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Do I have to pay my commission based employees the National Minimum Wage if their commission falls below it?

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In certain lines of work, it is common for employees to be paid on a commission basis as opposed to more traditional means. However, workers who you pay wholly or partly on the basis of sales made or deals completed must still be paid at least the National Minimum Wage (NMW). In this article, our Employment Law team detail what payments do and do not count towards the NMW, when you have to pay the NMW and what to do if your commission only workers are required to be at work for a certain amount of hours.

What counts towards the National Minimum Wage?

The elements of an employee’s pay that can be used to calculate the NMW is known as their NMW pay. This NMW pay is calculated on gross pay (before tax and National Insurance have been deducted). Features such as sales, commission, performance-related pay or other payments based on how well the employee does their job do count towards the NMW pay.

However, some payments do not. You should deduct these from your employees’ total pay before working out whether they are getting the NMW. Payments which don’t count include:

  • loans;
  • advances of wages;
  • pension payments;
  • retirement lump sums;
  • redundancy payments;
  • rewards under staff suggestion schemes;
  • any premium element (anything they are paid on top of their basic pay) you pay for working at special times, for example overtime or on bank holidays or any allowances on top of their basic pay, for instance; working in a particular area (i.e. London Weighting), in dangerous conditions, ‘on call’, or performing special duties over and above their normal ones;
  • tips, gratuities, service charges and cover charges.

When do I have to pay the National Minimum Wage?           

You do not have to pay your workers the NMW for each hour they have worked, but you must pay it, on average, for the time worked in a pay reference period. This is usually the period of time for which a worker's wage is actually calculated. This means that any of your workers who are paid weekly will have a pay reference period of one week and your workers who are paid monthly will have a pay reference period of one month. In relation to the NMW, a pay reference period cannot be longer than one calendar month.

The wages allocated to a pay reference period are the wages your worker will receive during that period i.e. between pay dates, and the wages they have earned in that period but will not receive until the next period. Commission payments are a common example of when pay may be earned in a particular pay reference period, but not paid until the next pay reference period. For example, if you have a worker that earns commission on sales towards the end of March, but it was not possible to calculate the earnings in time to get the money into the March pay packet, the money will still be counted in March (the period they earnt it in) when it comes to calculating whether the NMW has been paid, provided that it is always received in April (the next period). Any pay "transferred" in this way, from the period when it was received to the period when it was earned must stay transferred. This means that any pay counted in the period your worker earned it in should not also be counted in the pay reference period you paid it to them as this would be double counting.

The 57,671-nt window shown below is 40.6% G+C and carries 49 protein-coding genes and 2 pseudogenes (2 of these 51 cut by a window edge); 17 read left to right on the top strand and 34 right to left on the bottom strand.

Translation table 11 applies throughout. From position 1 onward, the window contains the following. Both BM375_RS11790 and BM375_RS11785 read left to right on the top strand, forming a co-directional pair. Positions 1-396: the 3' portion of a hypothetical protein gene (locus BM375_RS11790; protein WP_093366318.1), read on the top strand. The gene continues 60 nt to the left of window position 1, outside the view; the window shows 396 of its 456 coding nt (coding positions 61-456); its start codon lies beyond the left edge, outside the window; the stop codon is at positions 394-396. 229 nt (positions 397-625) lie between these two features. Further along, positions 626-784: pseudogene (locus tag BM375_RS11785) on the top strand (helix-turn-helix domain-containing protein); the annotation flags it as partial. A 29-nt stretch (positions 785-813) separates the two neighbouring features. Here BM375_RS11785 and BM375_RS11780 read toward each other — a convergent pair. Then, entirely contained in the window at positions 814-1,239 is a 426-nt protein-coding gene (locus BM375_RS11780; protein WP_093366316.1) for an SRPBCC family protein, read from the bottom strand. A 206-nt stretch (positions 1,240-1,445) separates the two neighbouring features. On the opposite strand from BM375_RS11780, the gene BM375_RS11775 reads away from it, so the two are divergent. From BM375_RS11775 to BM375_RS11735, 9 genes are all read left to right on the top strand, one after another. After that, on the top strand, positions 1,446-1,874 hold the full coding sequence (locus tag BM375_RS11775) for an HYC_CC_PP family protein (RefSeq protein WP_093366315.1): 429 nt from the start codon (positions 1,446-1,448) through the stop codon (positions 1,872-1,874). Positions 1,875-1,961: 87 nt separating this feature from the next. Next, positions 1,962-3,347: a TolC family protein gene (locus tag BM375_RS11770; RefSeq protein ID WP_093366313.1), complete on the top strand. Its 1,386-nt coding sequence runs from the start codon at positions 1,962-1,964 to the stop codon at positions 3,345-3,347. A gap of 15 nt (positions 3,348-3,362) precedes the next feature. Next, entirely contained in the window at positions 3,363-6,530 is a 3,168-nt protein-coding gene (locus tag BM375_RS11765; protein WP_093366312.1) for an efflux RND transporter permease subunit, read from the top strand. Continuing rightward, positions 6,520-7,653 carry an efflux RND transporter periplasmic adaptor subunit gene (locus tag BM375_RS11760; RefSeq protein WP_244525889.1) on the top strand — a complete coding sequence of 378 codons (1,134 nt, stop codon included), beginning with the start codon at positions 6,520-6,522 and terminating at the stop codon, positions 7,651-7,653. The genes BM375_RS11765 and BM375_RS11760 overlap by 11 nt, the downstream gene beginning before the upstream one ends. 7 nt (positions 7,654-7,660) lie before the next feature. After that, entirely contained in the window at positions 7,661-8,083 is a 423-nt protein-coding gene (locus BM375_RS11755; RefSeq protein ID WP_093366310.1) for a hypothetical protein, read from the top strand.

However, if the commission is earned in one pay period but then not paid for two pay reference periods, then it will count in the pay reference period in which it is received.

What if my employees have set working hours?

If you have commission-only workers that are required to be at work for a set number of hours per day or week, their work must be treated as "time work", even though their pay is calculated in accordance with the number of sales or deals they have successfully completed. You must also be sure they receive, on average, at least the NMW for each hour worked in the pay reference period.

This means that if your workers' commission over a pay reference period falls below the NMW (taking into account any transfer of pay explained above) based on the number of hours worked, you must make up the sum to at least the NMW.

Calculating when to pay a commission based worker the National Minimum Wage can be a complex process, but it is vital that you do so to comply with the law and avoid any tribunal claims. If you are unsure if your workers’ pay is falling below the NMW, or would like further advice on this, you can contact a member of our Employment Law team on 023 8071 7717 or email

To receive regular Employment Law updates from the team regarding recent tribunal cases and legislation updates, you can subscribe to our weekly Employment Law Newsletter by completing our subscription form or emailing us at

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This is for information purposes only and is no substitute for, and should not be interpreted as, legal advice.  All content was correct at the time of publishing and we cannot be held responsible for any changes that may invalidate this article.